Allie Diehl, a Chardon High senior, told the group that while the city provides a series of concerts through the summer, most bands are oriented toward families, not youth. She said the younger crowd would come if it could relate to the bands.
Andrew Blackley, who heads the design committee for Chardon Tomorrow, said his son and friends want to go anywhere but Chardon when they are looking for a night out. A Coventry-type atmosphere like in Cleveland Heights is more appealing to them.
Thomas Bryant, president of the square association, said attracting youth is vital to the survival of the community. “If you don’t get young people to stay, the town grows old and dies.”
In many cases, the city and community will have to work with what it has because tearing down will be cost-prohibitive, Mr. Bryant said.
The city may be able to provide a more “artsy, funky” approach to cover up its shortcomings, Mrs. Bednar suggested. An example may be to make the alley behind the west side block of stores and offices more inviting with lights and murals. Redoing a patchwork of electrical lines there would be too expensive, she said, and a cosmetic approach may be more realistic.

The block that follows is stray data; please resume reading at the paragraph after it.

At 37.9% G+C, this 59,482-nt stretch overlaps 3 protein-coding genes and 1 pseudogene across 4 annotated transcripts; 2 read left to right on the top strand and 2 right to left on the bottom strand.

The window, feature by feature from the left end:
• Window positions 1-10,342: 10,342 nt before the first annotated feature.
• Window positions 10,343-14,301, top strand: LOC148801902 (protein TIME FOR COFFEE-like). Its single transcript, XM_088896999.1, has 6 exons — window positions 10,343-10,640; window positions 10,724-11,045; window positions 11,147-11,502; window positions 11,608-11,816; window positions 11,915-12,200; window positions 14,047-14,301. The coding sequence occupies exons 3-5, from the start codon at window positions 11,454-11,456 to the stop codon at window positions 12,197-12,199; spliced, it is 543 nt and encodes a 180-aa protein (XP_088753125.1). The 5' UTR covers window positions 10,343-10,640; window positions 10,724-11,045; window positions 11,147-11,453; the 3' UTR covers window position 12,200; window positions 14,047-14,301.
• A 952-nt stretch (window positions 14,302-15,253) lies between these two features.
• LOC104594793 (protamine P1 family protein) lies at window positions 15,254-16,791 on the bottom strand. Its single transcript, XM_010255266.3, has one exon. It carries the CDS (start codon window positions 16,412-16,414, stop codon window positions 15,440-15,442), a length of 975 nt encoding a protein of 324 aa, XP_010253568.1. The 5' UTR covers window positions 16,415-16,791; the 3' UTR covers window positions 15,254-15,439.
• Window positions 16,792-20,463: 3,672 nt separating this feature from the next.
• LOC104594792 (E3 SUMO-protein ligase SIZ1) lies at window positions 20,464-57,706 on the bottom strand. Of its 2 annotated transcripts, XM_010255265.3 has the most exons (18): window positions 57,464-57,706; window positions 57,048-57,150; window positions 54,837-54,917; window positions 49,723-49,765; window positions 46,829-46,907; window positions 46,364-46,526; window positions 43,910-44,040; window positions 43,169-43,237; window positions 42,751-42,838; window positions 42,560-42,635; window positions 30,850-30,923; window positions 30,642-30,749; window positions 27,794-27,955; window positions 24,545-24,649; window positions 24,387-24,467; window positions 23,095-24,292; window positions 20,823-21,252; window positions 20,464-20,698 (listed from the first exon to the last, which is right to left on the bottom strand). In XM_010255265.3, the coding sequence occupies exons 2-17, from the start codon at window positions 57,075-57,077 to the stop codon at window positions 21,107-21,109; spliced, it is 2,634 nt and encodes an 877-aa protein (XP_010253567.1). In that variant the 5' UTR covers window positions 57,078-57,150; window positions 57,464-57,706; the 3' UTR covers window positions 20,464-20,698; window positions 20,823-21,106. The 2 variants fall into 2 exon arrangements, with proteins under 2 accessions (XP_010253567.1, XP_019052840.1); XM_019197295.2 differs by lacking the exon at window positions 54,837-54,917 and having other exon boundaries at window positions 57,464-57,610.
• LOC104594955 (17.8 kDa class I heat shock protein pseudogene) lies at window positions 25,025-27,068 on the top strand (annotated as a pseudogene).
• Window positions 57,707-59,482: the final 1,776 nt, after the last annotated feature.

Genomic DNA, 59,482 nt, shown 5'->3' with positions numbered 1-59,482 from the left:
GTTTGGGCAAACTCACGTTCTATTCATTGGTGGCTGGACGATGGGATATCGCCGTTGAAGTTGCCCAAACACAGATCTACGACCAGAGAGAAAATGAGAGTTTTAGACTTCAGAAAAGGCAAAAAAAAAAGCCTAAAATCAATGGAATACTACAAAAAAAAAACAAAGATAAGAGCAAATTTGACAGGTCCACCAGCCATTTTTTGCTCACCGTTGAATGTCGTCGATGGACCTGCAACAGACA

Time to reshape square
John Park, a former Chardon mayor and businessman, said there has been talk in the past of redoing the east side of the park with Geauga County offices in a new complex. The problem has always been economics. He asked whether there is a model the city can follow to accomplish its vision.
The community has to buy in to the idea of reshaping the square, Ms. Sharma said. There is the challenge of convincing those who don’t like change.
“No matter how forward thinking we are in this room, there’s resistance to change,” Mrs. Bednar said.
Many of the organizations involved in the square, such as the chamber and square association, have worked separately, Mr. Bryant said, but are starting to show more collaboration.
The various sessions Saturday showed the group is open to closing Short Court Street for pedestrian use and adding a play fountain for children. A small boutique hotel or a bed-and-breakfast would serve the community if the southwest corner of the square was open to development.
A more ambitious plan involves the redevelopment of the southeast corner of the square to allow for a “destination retail” store, one that serves the demographics of the area, such as a high-end hunting and fishing store.
A more successful farmers’ market, now hosted by the city, will be dependent on upgrades to electricity and water at Short Court, Mr. Bryant said.